What do your eyes see – the world or your salvation?

June 10, 2015

Be Still . . .
Devotionals for Daily Living
 ©

For my eyes have seen your salvation,
which you have prepared in the sight of all people,
a light for revelation to the Gentiles
and for glory to your people Israel.
(Luke 2:30-32 (NIV))

When Simeon spoke these words, Jesus was only a newborn infant and Mary and Joseph had brought him to the temple to consecrate him to God. Simeon had been looking for salvation all of his life. Perhaps that is why he so readily recognized it when it was presented to him, even though, to most people, Jesus was simply a baby just like all of the others. Simeon was able to look beyond the obvious and see the miraculous.

With all that is going on in the world, what do you see?

Do you see what the news media wants you to see or do you see things from God’s perspective? Are you aware of all that is going on in the world, most of which simply is ignored because it doesn’t fit into the politically correct agenda? Have you grown tired of all of the so called news and entertainment that appears to be designed to keep you from paying attention?

The Body of Christ has been told that we are aliens in a foreign land. Do you recognize the world in which you live? Does it look anything like what it did when you were a child? Do you long for what Simeon longed for – to be in the presence of your Savior?

The world is capable of enticement. Focus on Jesus! Focus on your salvation!

Copyright 1998 – 2015 Dennis J. Smock
Daily Living Ministries, Inc.
http://www.dailylivingministries.org
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Celebrate His Resurrection and our salvation!

April 16, 2014

Be Still . . .
Devotionals for Daily Living
 ©

“We are going up to Jerusalem, and the Son of Man will be betrayed to the chief priests and the teachers of the law. They will condemn him to death and will turn him over to the Gentiles to be mocked and flogged and crucified. On the third day he will be raised to life!”
(Matthew 20:18-19 (NIV))

In the next few days leading up to Easter, we need to remember what happened in Jesus’ life during these days. He knew what was coming and He went into it willingly. He laid down His life for us. Even though He was, and is, the Son of God, He paid the ultimate price for us willingly. He could have avoided the cross, yet He went through the torture and agony because He loves us.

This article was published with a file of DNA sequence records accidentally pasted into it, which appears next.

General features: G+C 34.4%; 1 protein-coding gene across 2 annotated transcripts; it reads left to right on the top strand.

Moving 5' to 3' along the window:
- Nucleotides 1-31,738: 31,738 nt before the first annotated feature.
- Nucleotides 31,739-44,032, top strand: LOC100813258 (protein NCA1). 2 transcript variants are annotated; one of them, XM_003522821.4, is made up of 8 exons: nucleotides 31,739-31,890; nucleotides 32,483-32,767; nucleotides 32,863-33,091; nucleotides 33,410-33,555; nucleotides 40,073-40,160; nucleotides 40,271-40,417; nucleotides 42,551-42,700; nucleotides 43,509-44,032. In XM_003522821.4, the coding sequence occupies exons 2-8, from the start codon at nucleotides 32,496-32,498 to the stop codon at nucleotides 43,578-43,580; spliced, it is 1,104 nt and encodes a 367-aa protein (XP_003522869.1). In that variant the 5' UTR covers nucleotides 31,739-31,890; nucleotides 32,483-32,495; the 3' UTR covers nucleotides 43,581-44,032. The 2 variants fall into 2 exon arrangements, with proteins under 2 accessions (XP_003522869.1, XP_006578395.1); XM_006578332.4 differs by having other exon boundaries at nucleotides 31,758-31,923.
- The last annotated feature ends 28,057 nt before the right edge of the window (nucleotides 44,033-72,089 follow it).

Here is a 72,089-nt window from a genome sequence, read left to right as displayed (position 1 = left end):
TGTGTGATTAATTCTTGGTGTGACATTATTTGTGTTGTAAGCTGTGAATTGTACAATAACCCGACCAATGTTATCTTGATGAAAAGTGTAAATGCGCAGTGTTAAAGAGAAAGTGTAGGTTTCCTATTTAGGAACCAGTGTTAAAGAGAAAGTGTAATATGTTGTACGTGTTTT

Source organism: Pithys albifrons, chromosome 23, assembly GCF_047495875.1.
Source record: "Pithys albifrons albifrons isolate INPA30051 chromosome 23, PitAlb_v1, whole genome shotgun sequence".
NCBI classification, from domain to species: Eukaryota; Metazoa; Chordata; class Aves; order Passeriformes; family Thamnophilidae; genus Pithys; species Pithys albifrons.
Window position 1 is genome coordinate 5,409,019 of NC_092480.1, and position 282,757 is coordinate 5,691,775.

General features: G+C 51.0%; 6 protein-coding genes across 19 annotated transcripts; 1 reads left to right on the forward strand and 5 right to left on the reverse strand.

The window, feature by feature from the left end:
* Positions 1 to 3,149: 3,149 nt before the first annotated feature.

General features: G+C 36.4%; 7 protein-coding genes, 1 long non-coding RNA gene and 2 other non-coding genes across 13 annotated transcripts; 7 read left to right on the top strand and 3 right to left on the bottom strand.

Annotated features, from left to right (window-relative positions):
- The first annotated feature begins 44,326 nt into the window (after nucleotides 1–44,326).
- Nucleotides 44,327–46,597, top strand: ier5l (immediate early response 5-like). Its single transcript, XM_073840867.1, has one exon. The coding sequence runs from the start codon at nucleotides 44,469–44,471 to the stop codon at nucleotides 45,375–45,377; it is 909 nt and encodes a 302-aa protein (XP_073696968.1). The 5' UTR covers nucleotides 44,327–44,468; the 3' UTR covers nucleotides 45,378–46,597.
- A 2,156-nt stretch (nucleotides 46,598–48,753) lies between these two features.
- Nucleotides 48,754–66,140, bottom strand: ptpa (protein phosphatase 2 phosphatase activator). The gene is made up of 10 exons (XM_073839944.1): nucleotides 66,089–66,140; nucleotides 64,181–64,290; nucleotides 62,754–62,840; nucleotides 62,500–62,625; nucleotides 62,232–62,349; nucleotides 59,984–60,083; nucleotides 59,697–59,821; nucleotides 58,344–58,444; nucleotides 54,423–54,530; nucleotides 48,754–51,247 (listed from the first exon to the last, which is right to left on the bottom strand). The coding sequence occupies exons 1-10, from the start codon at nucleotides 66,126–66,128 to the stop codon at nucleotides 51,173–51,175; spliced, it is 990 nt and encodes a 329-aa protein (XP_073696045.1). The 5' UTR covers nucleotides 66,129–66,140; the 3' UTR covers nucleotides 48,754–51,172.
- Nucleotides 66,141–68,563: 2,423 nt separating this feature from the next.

As Easter Sunday draws closer, remember the agonizing death that Jesus went through so that we could celebrate His Resurrection and our salvation.

Copyright 1998 – 2014 Dennis J. Smock
Daily Living Ministries, Inc.
http://www.dailylivingministries.org
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Is your thorn an excuse or is it your foundation of faith?

August 27, 2013

Be Still . . .
Devotionals for Daily Living
 ©

To keep me from becoming conceited because of these surpassingly great revelations, there was given me a thorn in my flesh, a messenger of Satan, to torment me. Three times I pleaded with the Lord to take it away from me. But he said to me, “My grace is sufficient for you, for my power is made perfect in weakness.” Therefore I will boast all the more gladly about my weaknesses, so that Christ’s power may rest on me. That is why, for Christ’s sake, I delight in weaknesses, in insults, in hardships, in persecutions, in difficulties. For when I am weak, then I am strong.
(2 Corinthians 12:7-10 (NIV))

Have you ever wondered what it was that Paul had to put up with, just what it was that Satan used to torment him?

I find it very interesting and intriguing that the man whom God chose to spread the Gospel to the gentiles was given an affliction that too many of us would have simply said was too overwhelming. We would have simply given up if we had to face the “thorn in my flesh” that Paul faced.

All too often I find myself making excuses instead of doing what I know I should do. It is so much easier to make excuses than it is to obey. What a shame! I know that I miss out on many blessings and opportunities simply because I find excuses. Don’t get me wrong. There are times when I don’t make excuses, but the times that I do make excuses weigh heavily upon me. I find myself thinking about Paul and ask myself a simple question. What would the world be like today if Paul had allowed his “thorn” to stop him?

By God’s grace, Paul listened to God and we, as Christians, can trace our faith back to Paul’s obedience. God gave Paul the strength to see things through in spite of his thorn. He did not remove the thorn. If a perfect person could spread the Gospel to the gentiles, why would they believe? He would simply be another man who could speak eloquently. God used Paul’s thorn to keep Paul focused on Him, to keep him dependent upon Him.